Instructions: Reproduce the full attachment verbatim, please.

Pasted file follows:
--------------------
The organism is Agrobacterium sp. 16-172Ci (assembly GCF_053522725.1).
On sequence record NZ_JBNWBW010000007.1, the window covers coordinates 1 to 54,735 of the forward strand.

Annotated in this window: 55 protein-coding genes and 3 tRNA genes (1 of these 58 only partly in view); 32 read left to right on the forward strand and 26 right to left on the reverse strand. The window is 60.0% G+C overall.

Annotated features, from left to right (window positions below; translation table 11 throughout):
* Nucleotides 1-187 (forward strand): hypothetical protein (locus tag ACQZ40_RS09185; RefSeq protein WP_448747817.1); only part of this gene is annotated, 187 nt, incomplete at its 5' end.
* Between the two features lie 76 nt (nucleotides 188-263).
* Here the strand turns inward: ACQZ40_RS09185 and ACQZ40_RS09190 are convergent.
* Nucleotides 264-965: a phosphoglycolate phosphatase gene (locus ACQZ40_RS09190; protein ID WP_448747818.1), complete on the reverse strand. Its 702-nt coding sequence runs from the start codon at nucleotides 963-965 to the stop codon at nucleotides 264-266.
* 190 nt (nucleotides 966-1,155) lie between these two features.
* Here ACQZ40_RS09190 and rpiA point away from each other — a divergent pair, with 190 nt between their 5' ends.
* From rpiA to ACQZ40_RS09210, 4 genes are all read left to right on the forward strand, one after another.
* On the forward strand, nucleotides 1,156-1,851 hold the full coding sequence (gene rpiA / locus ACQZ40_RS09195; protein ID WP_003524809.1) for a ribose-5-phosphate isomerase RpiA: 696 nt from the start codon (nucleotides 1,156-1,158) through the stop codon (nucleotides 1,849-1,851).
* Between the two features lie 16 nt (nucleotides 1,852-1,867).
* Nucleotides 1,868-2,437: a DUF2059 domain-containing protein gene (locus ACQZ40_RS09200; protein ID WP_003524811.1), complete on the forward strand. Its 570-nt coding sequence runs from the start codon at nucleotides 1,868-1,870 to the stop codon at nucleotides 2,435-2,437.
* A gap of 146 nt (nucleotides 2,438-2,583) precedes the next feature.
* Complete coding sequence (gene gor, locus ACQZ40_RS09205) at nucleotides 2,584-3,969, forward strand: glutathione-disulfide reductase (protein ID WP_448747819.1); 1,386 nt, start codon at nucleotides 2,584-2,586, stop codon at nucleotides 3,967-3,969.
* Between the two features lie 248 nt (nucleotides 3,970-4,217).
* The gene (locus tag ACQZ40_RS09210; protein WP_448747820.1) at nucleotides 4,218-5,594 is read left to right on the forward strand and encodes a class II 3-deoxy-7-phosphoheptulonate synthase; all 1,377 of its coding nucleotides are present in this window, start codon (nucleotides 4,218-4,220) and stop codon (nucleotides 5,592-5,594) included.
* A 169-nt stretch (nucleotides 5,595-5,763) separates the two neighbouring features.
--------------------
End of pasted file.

The organism is Agrobacterium sp. 16-172Ci (assembly GCF_053522725.1).
On sequence record NZ_JBNWBW010000007.1, the window covers coordinates 1 to 54,735 of the forward strand.

Annotated in this window: 55 protein-coding genes and 3 tRNA genes (1 of these 58 only partly in view); 32 read left to right on the forward strand and 26 right to left on the reverse strand. The window is 60.0% G+C overall.

Annotated features, from left to right (window positions below; translation table 11 throughout):
* Nucleotides 1-187 (forward strand): hypothetical protein (locus tag ACQZ40_RS09185; RefSeq protein WP_448747817.1); only part of this gene is annotated, 187 nt, incomplete at its 5' end.
* Between the two features lie 76 nt (nucleotides 188-263).
* Here the strand turns inward: ACQZ40_RS09185 and ACQZ40_RS09190 are convergent.
* Nucleotides 264-965: a phosphoglycolate phosphatase gene (locus ACQZ40_RS09190; protein ID WP_448747818.1), complete on the reverse strand. Its 702-nt coding sequence runs from the start codon at nucleotides 963-965 to the stop codon at nucleotides 264-266.
* 190 nt (nucleotides 966-1,155) lie between these two features.
* Here ACQZ40_RS09190 and rpiA point away from each other — a divergent pair, with 190 nt between their 5' ends.
* From rpiA to ACQZ40_RS09210, 4 genes are all read left to right on the forward strand, one after another.
* On the forward strand, nucleotides 1,156-1,851 hold the full coding sequence (gene rpiA / locus ACQZ40_RS09195; protein ID WP_003524809.1) for a ribose-5-phosphate isomerase RpiA: 696 nt from the start codon (nucleotides 1,156-1,158) through the stop codon (nucleotides 1,849-1,851).
* Between the two features lie 16 nt (nucleotides 1,852-1,867).
* Nucleotides 1,868-2,437: a DUF2059 domain-containing protein gene (locus ACQZ40_RS09200; protein ID WP_003524811.1), complete on the forward strand. Its 570-nt coding sequence runs from the start codon at nucleotides 1,868-1,870 to the stop codon at nucleotides 2,435-2,437.
* A gap of 146 nt (nucleotides 2,438-2,583) precedes the next feature.
* Complete coding sequence (gene gor, locus ACQZ40_RS09205) at nucleotides 2,584-3,969, forward strand: glutathione-disulfide reductase (protein ID WP_448747819.1); 1,386 nt, start codon at nucleotides 2,584-2,586, stop codon at nucleotides 3,967-3,969.
* Between the two features lie 248 nt (nucleotides 3,970-4,217).
* The gene (locus tag ACQZ40_RS09210; protein WP_448747820.1) at nucleotides 4,218-5,594 is read left to right on the forward strand and encodes a class II 3-deoxy-7-phosphoheptulonate synthase; all 1,377 of its coding nucleotides are present in this window, start codon (nucleotides 4,218-4,220) and stop codon (nucleotides 5,592-5,594) included.
* A 169-nt stretch (nucleotides 5,595-5,763) separates the two neighbouring features.